The word “collaborative” often gets overused in academic circles, but that’s fine with Shawn Woodward.
As long as he gets results.
For the new Mead superintendent, that means “sitting at a table with people who are a lot smarter than me and pushing them to be aspirational.”
The only aspiration that really matters is “a better chance at ensuring high levels of learning for our kids,” Woodward said this week from his new digs at the district office on Farwell Road.
Woodward has been on the job for only four weeks, but Mead’s new collaborator-in-chief is off to a fast start. He’s held one-on-ones with 43 district employees; next up are meetings with school principals in a district that serves more than 10,000 students.
“I can’t wait to sit down with them,” said Woodward, 49, who comes across as that oddball kid who can’t wait for the first day of school.
When Sept. 3 arrives, “I absolutely will not be sitting in this office to see how things are going,” Woodward said.
Then again, Sept. 3 will be no different than any other school day. “My goal is to visit one or two schools every single day that kids are in class,” Woodward said. “I get most of my energy by seeing kids and teachers in action.”
Woodward saw that energy firsthand during a summer break while he was a student at Washington State University. Working at a day camp near his hometown of Bremerton – “I never had so much fun” – he shifted his studies at WSU toward elementary education.
After graduation, Woodward taught for seven years in Port Orchard – so thoroughly enjoying teaching that he wanted to “have more influence in the system” as a principal.
For Woodward, that meant schools where parents wouldn’t talk about what room they didn’t want the child in, to having a school where everywhere there was evidence of high learning.
After nine years at two K-8 schools in the Burlington-Edison district in Skagit County, his vision widened again in 2007, when he was named assistant superintendent at the North Kitsap School District in Poulsbo.
“I asked myself, ‘What about having a school district where you had these schools that no matter what school or class your child attended, there would be excellence?’” Woodward said.
Four years later, he and his wife, Michelle, and their three children moved to Sandpoint, where for the last seven years he was superintendent of the 4,000-student Lake Pend Oreille School District.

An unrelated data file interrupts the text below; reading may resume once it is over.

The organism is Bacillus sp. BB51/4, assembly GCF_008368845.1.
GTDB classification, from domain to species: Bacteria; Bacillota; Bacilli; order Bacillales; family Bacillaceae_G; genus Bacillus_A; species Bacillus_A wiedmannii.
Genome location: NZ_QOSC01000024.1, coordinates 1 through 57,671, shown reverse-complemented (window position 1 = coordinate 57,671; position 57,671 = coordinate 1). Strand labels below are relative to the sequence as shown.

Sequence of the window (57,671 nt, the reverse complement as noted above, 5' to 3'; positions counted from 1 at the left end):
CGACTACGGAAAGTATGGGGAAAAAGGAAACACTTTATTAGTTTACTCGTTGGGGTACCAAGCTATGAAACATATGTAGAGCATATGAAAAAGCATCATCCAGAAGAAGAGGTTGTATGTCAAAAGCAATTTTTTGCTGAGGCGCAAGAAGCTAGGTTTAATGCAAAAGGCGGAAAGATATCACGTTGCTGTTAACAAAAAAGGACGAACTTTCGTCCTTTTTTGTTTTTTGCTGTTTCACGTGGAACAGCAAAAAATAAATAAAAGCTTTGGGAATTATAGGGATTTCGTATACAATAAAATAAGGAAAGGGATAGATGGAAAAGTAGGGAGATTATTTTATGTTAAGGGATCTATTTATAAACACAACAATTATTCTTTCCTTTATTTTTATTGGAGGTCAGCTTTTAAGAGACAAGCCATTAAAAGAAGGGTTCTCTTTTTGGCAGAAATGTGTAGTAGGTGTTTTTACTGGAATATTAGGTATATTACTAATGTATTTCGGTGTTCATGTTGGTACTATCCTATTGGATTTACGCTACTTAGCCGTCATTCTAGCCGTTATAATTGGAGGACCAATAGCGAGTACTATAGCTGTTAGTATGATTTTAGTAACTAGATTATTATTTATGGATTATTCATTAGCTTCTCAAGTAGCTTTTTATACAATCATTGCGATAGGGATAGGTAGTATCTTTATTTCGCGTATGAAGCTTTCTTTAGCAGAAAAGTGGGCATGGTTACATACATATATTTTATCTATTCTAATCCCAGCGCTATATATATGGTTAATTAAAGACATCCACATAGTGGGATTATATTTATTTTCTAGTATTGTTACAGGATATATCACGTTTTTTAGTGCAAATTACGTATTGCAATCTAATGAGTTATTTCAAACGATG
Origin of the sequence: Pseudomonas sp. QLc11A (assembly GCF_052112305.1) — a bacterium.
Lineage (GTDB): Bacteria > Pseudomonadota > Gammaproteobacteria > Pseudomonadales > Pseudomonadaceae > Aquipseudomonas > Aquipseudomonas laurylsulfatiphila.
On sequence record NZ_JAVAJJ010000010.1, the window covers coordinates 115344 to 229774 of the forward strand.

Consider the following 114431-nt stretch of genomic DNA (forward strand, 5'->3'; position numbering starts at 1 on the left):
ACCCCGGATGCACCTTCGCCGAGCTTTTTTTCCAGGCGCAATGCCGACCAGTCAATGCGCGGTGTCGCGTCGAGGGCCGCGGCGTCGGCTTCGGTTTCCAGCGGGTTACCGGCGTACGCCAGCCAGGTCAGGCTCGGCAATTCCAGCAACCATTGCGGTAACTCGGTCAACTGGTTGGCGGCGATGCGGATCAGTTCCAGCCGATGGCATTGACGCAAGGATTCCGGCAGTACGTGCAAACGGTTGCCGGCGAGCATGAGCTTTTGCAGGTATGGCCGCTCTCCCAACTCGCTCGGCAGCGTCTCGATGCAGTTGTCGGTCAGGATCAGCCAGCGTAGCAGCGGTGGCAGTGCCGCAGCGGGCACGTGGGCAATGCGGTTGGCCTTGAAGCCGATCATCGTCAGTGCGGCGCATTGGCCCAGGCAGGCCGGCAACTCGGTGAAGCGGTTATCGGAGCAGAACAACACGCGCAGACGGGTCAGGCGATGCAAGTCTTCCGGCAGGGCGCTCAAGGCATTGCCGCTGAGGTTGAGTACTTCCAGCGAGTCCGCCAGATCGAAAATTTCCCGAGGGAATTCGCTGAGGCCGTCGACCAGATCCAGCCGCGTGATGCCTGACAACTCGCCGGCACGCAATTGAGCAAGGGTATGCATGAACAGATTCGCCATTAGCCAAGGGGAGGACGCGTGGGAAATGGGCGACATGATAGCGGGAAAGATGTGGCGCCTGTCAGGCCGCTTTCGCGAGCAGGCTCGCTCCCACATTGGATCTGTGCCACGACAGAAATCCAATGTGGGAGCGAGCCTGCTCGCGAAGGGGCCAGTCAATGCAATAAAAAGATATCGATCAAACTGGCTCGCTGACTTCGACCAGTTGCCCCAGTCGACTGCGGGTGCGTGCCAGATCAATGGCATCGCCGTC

Life on the lake can be idyllic; not so the fiscal realities in a state that grudgingly supports public education.
However, Woodward was able to find a sweet spot at the intersection of idealism and reality.
“It was good for me to go to a resource-poor state. Sometimes you can focus on things that don’t require a lot of resources,” Woodward said.
At Lake Pend Oreille, he established the Homeschool Academy, a program that provides supplemental education for home-school students in grades K-8.
The district also boosted social-emotional learning. It was the first district in Idaho to establish school-based mental health clinics and one of the first to develop a competency-based-learning high school with an emphasis on experiential education.
Usually, progress was the product of collaboration.
“He’s just always super-interested with what’s going on in my classroom,” Sandpoint business teacher Kevin Hutchens told the Sandpoint High School newspaper in April, after Woodward was named superintendent at Mead.
“The culture in our schools right now amongst teachers is very, very positive and I think a lot of that definitely has to do with his style of interacting with people and how he leads.”
For Mead school board president Carmen Green, a big factor was Woodward’s problem-solving ability, particularly in raising the performance at a Sandpoint-area school that was underperforming.
“He had that difficult conversation and came alongside that principal, and said ‘I’m here to help you,’” Green said. “And in one year, that principal really turned it around.”
Expectations are high at Mead, one of the top-performing districts in the region. “The level of eagerness and motivation is similar to what I felt when I went to Lake Pend Oreille,” Woodward said.
On April 12, the board named Woodward to replace retiring Tom Rockefeller.
A week later, the district held open meetings as it considered how to cope with a projected $12 million budget deficit for the 2019-20 school year.
The meetings drew hundreds of people, many of them pleading for popular programs such as the project-based Riverpoint Academy and the M.E.A.D. Alternative High School.
“That was hard to watch,” Woodward said.
“I’m a strong believer in alternative education, and I know there isn’t a one size fits all,” Woodward said. “Both high schools have stellar reputations, but right now the paradigm that we live in is that not all of the needs of all kids can be met in one place.”
“We’re not there yet, but we have to ensure that there are options for kids,” said Woodward, who noted the district is assembling a task force to address alternative education challenges.
“We’re looking at what else we can do for kids who are at risk,” Woodward said.
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